Hillary Clinton 2020 – A late Presidential run suits former First Lady

Secretary Clinton speaks to the crowd at a rally in Cincinnati, OH on October 31, 2016. Photo: Scott Gunn Flickr
Secretary Clinton speaks to the crowd at a rally in Cincinnati, OH on October 31, 2016. Photo: Scott Gunn Flickr

On Monday it appeared former US Secretary of State Hillary Clinton had emphatically ruled out a third bid for President of the United States in 2020, telling a local New York TV station, “I’m not running”.

That seemed to quell speculation but late Tuesday night New York Times reporter Maggie Haberman tweeted that Clinton was surprised by the reaction to her interview and put some doubt on her position.

Haberman’s unnamed source revealed the former First Lady “wasn’t trying to be emphatic and close the door on running,” and that she was, “surprised by how definitively it played.”

While saying Clinton “is extremely unlikely to run,” the source says, “she has told her team she is waiting at least to see the Mueller report” – the investigation into possible links or coordination between Donald Trump’s presidential 2016 campaign and the Russian government.

The outcome of the report could be a key factor in Clinton’s decision to run. She has long accused Trump of being Russian President Vladimir Putin’s “puppet” and has blamed Russian interference for costing her the election.

A world tour promoting her book What Happened, various speaking engagements as well as relentlessly criticizing President Trump’s policies on social media has ensured she has remained in the public eye and doesn’t intend to stop. “I’m going to keep on working and speaking and standing up for what I believe,” she said Monday.

With a compendium of excuses, Clinton has long pushed the narrative that the 2016 election was taken away from her. From Russia to WikiLeaks and even President Obama, last weekend at an award ceremony in Selma, she made the remarkable claim that voter suppression in Wisconsin and Georgia contributed to her defeat. Should any evidence to corroborate these allegations come to light, especially the Trump Russia link via the Mueller Report, Clinton could claim vindication and re-invigorate her support base who too believe the election was taken from her.

In fact when being introduced to speak in Selma, the presenter of the award said, “She was elected president of the United States, and it was stolen from her,” to a standing ovation. “It was stolen from her by the FBI … it was stolen from her by the Russians.”

Whether one agrees or disagrees with any of these assertions, should Clinton opt to run again, she may have done enough to portray the image of unlucky loser instead of the two-time loser.


In fact, a late bid for the presidency would suit Clinton in a number of ways:

One of the fundamental reasons Trump defeated Clinton was his ability to outwork the former First Lady. Trump held at least 400 rallies throughout his campaign, with thousands of people typically in attendance. In any state Trump had a chance of winning, he campaigned hard and often, frequently touching down at packed airport hangers and then jetting off to another state.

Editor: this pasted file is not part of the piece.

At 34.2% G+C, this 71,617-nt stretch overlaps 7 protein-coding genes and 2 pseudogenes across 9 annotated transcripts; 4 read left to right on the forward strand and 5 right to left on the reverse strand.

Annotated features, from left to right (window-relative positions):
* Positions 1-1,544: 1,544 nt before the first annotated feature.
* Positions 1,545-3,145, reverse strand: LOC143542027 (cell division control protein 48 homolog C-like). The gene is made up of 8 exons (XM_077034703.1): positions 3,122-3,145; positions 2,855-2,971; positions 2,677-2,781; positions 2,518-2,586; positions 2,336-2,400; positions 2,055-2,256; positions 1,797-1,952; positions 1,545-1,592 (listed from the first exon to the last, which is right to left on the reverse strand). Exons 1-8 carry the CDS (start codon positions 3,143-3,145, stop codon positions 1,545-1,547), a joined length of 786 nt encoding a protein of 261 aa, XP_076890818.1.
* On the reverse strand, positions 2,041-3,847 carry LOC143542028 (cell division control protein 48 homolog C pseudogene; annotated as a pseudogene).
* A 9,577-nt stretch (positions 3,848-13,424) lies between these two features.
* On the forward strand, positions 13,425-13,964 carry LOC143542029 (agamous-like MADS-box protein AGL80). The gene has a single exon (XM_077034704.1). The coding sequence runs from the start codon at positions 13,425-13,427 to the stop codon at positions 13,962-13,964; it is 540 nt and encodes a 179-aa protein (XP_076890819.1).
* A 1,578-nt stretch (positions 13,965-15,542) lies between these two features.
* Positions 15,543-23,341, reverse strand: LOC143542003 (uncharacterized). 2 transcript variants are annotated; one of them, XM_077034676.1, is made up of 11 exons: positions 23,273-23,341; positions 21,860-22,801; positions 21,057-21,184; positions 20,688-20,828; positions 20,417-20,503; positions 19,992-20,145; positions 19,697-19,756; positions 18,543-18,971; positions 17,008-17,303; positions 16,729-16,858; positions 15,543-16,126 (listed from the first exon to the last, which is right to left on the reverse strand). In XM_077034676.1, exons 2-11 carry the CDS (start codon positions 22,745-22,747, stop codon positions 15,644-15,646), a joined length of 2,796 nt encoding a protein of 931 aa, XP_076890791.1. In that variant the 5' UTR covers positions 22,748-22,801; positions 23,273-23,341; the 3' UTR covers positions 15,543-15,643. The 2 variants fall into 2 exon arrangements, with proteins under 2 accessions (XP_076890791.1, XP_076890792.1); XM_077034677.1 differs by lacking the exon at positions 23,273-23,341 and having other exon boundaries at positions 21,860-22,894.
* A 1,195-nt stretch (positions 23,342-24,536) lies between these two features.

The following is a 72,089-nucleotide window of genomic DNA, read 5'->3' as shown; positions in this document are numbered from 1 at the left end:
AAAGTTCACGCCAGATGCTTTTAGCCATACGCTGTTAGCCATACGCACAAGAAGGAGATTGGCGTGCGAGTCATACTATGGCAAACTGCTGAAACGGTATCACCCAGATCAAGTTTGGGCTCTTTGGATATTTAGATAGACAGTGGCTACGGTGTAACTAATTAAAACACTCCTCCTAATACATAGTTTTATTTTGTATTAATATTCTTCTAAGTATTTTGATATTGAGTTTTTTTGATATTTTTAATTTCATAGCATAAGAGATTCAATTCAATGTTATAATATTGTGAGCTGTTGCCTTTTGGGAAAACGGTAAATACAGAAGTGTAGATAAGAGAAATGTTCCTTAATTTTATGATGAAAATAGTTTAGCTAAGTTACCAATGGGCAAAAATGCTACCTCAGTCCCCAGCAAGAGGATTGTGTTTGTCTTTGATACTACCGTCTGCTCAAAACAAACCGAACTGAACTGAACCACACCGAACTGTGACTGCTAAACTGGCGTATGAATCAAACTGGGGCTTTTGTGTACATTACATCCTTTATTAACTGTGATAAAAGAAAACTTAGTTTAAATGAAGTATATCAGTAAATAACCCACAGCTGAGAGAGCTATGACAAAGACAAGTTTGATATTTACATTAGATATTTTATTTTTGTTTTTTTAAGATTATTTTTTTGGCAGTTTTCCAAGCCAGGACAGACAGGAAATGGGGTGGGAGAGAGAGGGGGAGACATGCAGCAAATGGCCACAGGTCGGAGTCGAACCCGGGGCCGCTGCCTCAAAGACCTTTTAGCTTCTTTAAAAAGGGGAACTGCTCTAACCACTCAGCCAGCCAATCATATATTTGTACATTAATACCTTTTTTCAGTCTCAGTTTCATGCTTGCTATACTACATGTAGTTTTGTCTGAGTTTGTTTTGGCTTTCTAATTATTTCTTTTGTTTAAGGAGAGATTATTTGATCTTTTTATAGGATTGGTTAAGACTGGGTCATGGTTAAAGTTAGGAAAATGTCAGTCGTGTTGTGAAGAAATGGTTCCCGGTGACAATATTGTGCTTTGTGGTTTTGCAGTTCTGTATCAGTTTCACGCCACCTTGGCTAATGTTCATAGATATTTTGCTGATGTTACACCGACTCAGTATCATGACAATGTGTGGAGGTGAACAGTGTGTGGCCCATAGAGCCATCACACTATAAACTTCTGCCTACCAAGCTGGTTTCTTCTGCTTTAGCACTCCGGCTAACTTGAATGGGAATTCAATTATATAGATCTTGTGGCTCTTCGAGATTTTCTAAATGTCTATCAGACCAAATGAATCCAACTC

On the other hand, Clinton didn’t step foot in states like Wisconsin, a state she lost to Trump. Various reports surfaced the Clinton was in ill health but nevertheless Trump’s stamina played a major role in swinging some key states red.

Trump, as we know, is a fine orator and maximized his media game by dominating the airwaves. His message was clearer and more stimulating. The working men and women of the US have been sold out and he was bringing jobs back. It was the revolt of workingclass Middle America that ultimately catapulted Trump to the White House. Clintons “I’m With Her” campaign slogan said more about her than the people she wished to represent.

The Democratic Party’s push to resist Trump has shifted the party further to the left. Most of the 2020 field support Congresswoman Alexandria Ocasio-Cortez’s Green New Deal to tackle climate change which includes a jobs guarantee for all Americans, heavy investment in clean energy and a commitment to net-zero carbon emissions within 10 years, among other proposals.

The proposal has been estimated to cost as high as $93 trillion and has been laughed at by Trump and other Republicans dismissing them as socialist policies. Other candidates like Elizabeth Warren, Kamala Harris and Julián Castro have all said they will push for reparations for descendants of slavery. In late 2016, Barack Obama dismissed the idea of reparations.

Official White House photo of President Bill Clinton, President of the United States.
Official White House photo of President Bill Clinton, President of the United States.

When Bill Clinton was elected president in 1992, he hadn’t announced he was running until very late in the campaign – October 3, 1991, the equivalent of Hillary Clinton running in October of this year.

Bill Clinton came in a distant third in the first primary contest, the Iowa Caucus and finished second in the New Hampshire primary although New Hampshire was viewed as a victory for the “comeback kid” after reports of an extramarital affair had set to derail his bid.

Could the same fate await Hillary Clinton in 2019? Clinton’s favorable rating among Democrats currently stands at 77%, which is still quite high. With her name recognition and experience, she can afford to sit back and let the current candidates do battle, therefore, conserving her own physical energy.

Positioning herself as a sensible moderate, she could enter the race as a fresh-faced candidate, reeling in the runaway slide to the left and clinching the nomination much like her husband did in 1992.

Thereby setting up the biggest sequel in US political history, Trump v Clinton, part two.